ANAHEIM, CALIFORNIA—For patients with recurrent glioblastoma, carboplatin-based intra-arterial chemotherapy is relatively safe and well-tolerated, with quality of life being maintained or improved during treatment. This study was presented at the Oncology Nursing Society (ONS) 39th Annual Congress.
“Glioblastomas are the most aggressive brain tumor, and roughly 60% of all brain tumors are glioblastomas. Median survival is 14 to 16 months, with a nearly 100% recurrence rate,” Patricia Bruns, RN, MSN, APN, CNS, of the Minneapolis Clinic of Neurology, said during a podium session. “Despite treatment with radiation and chemotherapy, it remains a devastating diagnosis and recurrence remains a clinical conundrum.”
Standard of care for glioblastoma includes 3D-conformal radiation over 6 weeks with concurrent temozolomide. This is followed by at least 12 cycles of adjuvant temolozomide for 5 days followed by 23 days without treatment. Patients undergo close follow-up with MRI and have office visits at least every 8 weeks or at shorter intervals, depending on their MRI results.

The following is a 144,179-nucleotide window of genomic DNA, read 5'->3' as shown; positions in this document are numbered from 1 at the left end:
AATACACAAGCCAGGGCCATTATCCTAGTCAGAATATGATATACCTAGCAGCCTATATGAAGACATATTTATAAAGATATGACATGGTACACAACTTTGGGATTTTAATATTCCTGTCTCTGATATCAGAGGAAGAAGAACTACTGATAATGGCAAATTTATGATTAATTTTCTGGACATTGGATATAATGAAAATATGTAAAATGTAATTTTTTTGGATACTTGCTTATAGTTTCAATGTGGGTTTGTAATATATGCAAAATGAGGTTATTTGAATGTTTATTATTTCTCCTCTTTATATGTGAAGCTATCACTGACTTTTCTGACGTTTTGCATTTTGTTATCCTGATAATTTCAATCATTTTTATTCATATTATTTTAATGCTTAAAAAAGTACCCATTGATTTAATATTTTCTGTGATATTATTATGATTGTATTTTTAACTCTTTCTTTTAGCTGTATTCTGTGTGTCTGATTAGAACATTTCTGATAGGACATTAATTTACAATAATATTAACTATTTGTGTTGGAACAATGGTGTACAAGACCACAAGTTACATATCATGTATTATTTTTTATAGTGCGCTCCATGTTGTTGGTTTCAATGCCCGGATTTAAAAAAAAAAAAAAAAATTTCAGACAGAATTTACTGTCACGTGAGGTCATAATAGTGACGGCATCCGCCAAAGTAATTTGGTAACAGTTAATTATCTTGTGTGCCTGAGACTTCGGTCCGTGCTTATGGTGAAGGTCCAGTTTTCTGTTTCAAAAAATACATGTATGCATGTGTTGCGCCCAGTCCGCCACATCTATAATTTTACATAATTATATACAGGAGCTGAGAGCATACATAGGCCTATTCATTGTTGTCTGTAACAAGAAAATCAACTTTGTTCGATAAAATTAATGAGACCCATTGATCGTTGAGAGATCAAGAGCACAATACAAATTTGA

When tumor recurrence occurs, options are limited, according to Bruns. Although many patients attempt other treatments, a vast majority at Bruns’ institution receive intra-arterial chemotherapy. For this treatment, a catheter is threaded via the femoral artery to the base of the skull, and chemotherapy is injected into the brain through vessels that feed the tumor.
To evaluate the survival benefit and toxicity profile of this treatment, Bruns and colleagues conducted a retrospective chart review of patients with recurrent glioblastoma who were treated with intra-arterial carboplatin with either bevacizumab (group A) or intra-arterial carboplatin with intravenous chemotherapy agents (group B) from November 2005 to May 2010.
Forty-four patients (average age, 52.5 years; 29 men) were included in the analysis. Thirty were at their first recurrence, 13 were at their second recurrence, and one was at a third recurrence. In terms of the extent of surgery, 25 had undergone complete resection, 11 had undergone partial resection, and eight had undergone biopsies.
This article originally appeared on ONA